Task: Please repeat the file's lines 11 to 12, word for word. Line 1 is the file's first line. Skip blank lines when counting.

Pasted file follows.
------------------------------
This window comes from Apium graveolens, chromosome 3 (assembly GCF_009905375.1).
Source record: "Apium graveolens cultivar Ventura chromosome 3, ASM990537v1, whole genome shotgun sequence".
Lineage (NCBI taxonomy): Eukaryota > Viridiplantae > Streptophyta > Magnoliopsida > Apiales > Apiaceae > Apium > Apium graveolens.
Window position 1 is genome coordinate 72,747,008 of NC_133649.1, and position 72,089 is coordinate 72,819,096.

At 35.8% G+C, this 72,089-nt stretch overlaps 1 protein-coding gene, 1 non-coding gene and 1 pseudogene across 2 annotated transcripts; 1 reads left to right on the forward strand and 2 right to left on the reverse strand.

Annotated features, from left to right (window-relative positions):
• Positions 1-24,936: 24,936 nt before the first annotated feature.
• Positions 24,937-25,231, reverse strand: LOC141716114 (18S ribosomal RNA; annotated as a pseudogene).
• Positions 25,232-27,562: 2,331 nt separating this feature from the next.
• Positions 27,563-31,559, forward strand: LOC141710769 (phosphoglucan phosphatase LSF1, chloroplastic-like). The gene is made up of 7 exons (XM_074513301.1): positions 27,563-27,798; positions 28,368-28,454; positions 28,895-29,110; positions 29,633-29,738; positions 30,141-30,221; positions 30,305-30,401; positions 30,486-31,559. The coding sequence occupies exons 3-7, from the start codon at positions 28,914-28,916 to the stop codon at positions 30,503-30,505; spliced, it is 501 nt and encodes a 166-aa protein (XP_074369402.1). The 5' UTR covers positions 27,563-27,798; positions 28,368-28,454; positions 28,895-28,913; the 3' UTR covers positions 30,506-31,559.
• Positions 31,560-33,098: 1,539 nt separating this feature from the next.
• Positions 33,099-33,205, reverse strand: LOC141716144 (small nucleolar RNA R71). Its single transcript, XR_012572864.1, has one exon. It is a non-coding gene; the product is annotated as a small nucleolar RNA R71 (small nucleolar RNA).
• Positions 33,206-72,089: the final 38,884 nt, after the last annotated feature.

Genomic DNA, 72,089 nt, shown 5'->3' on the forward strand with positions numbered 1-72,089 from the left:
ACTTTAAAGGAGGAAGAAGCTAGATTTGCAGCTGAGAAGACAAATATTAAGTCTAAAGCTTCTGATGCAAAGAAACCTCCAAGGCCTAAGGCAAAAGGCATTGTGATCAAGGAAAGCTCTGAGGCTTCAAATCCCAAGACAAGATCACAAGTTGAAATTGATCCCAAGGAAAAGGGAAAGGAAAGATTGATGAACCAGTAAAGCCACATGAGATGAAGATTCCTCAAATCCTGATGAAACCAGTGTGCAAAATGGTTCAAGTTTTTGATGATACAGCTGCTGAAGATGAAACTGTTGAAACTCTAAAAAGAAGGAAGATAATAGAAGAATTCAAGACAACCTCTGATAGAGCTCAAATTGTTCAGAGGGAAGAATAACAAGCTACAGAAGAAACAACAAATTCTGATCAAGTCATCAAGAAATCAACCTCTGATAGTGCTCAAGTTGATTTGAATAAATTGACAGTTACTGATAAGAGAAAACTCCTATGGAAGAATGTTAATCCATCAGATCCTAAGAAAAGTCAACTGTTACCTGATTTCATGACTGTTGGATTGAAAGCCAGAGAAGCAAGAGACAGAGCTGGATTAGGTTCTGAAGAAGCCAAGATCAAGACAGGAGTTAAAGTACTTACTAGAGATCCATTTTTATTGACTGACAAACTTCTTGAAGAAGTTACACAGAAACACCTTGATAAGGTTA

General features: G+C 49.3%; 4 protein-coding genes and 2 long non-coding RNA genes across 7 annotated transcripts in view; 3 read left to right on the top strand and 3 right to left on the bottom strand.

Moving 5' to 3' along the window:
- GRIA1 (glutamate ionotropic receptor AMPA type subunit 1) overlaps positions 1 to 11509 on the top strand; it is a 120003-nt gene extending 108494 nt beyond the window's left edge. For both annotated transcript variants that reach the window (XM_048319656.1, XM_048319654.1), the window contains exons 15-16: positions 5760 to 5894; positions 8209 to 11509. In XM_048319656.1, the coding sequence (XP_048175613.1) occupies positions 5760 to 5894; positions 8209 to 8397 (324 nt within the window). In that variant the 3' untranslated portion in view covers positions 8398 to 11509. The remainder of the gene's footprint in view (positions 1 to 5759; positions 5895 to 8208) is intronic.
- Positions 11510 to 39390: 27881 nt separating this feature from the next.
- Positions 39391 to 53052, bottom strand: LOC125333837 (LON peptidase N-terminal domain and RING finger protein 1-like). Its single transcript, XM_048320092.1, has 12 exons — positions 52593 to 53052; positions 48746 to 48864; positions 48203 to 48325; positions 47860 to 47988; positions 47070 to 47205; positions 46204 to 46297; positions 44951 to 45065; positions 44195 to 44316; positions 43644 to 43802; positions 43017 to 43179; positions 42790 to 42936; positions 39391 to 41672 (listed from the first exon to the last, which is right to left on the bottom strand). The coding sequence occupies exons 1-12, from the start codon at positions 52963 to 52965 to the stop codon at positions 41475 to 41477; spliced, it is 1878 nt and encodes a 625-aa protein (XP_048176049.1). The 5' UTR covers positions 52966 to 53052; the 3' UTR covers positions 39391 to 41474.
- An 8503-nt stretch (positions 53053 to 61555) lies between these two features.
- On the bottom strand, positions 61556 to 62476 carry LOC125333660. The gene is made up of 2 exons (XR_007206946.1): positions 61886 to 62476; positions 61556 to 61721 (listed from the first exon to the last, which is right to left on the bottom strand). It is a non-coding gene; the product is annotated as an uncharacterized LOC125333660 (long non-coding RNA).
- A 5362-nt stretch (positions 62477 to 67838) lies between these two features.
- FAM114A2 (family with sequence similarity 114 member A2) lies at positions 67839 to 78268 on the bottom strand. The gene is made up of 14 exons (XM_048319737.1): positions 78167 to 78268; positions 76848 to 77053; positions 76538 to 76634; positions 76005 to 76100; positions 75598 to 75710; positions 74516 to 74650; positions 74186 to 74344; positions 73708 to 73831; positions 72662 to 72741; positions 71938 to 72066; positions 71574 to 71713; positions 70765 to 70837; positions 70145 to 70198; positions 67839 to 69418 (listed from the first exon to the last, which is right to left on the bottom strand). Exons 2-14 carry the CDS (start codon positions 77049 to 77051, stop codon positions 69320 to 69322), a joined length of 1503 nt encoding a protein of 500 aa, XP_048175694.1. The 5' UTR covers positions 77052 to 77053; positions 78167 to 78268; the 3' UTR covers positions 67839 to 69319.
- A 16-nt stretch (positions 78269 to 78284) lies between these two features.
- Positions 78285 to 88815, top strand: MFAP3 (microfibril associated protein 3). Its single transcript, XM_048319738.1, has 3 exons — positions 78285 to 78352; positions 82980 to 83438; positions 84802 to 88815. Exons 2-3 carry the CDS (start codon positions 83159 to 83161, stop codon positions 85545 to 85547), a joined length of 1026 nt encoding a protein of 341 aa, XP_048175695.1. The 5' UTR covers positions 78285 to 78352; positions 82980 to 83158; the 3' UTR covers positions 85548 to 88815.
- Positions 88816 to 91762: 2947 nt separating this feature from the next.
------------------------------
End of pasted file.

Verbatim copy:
• Positions 31,560-33,098: 1,539 nt separating this feature from the next.
• Positions 33,099-33,205, reverse strand: LOC141716144 (small nucleolar RNA R71). Its single transcript, XR_012572864.1, has one exon. It is a non-coding gene; the product is annotated as a small nucleolar RNA R71 (small nucleolar RNA).